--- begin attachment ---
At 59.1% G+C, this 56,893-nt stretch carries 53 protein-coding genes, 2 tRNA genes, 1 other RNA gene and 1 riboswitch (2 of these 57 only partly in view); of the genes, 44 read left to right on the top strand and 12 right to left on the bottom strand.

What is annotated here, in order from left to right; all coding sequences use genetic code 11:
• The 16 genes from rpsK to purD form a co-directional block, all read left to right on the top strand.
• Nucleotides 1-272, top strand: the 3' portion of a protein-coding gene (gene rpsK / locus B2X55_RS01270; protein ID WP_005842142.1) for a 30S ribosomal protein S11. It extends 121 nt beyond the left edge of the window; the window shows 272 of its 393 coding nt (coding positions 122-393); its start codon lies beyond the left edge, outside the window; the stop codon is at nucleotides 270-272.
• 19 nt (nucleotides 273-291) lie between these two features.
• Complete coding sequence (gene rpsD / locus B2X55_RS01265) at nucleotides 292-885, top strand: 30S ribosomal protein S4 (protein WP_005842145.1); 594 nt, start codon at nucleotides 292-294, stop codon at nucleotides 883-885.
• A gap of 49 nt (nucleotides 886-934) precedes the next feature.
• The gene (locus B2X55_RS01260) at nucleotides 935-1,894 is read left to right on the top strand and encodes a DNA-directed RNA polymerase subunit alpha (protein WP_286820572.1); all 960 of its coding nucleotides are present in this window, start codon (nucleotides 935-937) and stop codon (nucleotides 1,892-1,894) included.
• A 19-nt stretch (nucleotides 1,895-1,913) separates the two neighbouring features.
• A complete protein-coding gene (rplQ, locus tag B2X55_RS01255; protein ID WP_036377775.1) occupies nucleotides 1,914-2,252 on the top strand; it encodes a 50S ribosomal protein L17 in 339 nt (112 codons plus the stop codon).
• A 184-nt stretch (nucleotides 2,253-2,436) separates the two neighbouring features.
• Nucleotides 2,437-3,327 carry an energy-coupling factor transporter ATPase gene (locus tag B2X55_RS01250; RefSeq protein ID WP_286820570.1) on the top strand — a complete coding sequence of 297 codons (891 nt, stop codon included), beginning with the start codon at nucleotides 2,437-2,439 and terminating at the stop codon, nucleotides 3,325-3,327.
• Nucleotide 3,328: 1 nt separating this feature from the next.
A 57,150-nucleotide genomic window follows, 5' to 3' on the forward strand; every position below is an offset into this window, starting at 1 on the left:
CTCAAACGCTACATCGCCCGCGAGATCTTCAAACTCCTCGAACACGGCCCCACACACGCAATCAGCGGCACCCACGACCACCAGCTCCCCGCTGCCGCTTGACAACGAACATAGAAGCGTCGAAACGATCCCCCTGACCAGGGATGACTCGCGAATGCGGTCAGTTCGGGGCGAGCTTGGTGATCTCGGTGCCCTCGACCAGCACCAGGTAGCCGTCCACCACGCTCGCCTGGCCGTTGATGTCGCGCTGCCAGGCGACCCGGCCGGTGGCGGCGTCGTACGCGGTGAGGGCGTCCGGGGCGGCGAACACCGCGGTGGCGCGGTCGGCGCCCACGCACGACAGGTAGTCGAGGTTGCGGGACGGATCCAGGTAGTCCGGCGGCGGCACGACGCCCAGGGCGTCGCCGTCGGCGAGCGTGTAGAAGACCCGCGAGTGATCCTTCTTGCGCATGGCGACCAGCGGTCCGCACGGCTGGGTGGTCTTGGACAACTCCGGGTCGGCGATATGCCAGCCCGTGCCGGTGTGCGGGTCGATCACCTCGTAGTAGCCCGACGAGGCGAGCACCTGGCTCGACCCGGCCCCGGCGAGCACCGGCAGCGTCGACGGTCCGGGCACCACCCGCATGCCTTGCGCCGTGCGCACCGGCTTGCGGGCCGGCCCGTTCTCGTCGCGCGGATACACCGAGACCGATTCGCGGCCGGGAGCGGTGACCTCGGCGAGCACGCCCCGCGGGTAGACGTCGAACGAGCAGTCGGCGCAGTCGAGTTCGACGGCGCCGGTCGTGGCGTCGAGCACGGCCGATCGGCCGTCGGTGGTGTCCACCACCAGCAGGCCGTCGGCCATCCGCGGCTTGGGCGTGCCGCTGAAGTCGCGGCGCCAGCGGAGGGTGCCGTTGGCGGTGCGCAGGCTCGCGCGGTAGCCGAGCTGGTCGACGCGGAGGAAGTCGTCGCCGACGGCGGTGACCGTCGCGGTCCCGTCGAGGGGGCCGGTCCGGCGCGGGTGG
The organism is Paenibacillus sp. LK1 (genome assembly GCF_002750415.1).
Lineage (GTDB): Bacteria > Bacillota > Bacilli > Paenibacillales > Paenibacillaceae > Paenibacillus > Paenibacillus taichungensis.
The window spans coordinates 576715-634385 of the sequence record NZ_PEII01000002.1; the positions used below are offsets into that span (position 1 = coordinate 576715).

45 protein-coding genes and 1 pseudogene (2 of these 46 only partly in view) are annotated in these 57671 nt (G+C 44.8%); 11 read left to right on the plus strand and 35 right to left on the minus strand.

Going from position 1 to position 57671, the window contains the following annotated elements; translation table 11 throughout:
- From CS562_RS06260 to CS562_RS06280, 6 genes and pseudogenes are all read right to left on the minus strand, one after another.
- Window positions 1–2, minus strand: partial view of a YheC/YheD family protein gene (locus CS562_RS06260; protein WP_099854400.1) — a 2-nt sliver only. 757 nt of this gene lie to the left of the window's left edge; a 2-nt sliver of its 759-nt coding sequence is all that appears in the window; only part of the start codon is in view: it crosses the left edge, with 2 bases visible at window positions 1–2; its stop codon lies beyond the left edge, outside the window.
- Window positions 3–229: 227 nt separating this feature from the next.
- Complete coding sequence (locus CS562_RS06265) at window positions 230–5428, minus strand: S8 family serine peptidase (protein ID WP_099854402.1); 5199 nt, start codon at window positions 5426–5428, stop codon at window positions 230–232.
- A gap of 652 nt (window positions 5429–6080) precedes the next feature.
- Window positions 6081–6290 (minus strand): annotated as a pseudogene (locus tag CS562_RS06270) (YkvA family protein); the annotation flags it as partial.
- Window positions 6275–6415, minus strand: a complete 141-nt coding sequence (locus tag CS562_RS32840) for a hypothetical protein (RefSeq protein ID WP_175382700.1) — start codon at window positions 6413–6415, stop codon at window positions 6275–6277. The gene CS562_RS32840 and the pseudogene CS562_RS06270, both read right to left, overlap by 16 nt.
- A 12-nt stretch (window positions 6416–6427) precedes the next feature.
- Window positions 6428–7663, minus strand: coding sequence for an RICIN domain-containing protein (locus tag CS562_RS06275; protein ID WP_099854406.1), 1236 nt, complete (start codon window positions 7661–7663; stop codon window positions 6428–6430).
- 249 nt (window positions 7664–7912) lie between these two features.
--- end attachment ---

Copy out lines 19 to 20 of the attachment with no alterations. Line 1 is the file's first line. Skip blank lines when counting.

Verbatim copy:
45 protein-coding genes and 1 pseudogene (2 of these 46 only partly in view) are annotated in these 57671 nt (G+C 44.8%); 11 read left to right on the plus strand and 35 right to left on the minus strand.

Going from position 1 to position 57671, the window contains the following annotated elements; translation table 11 throughout: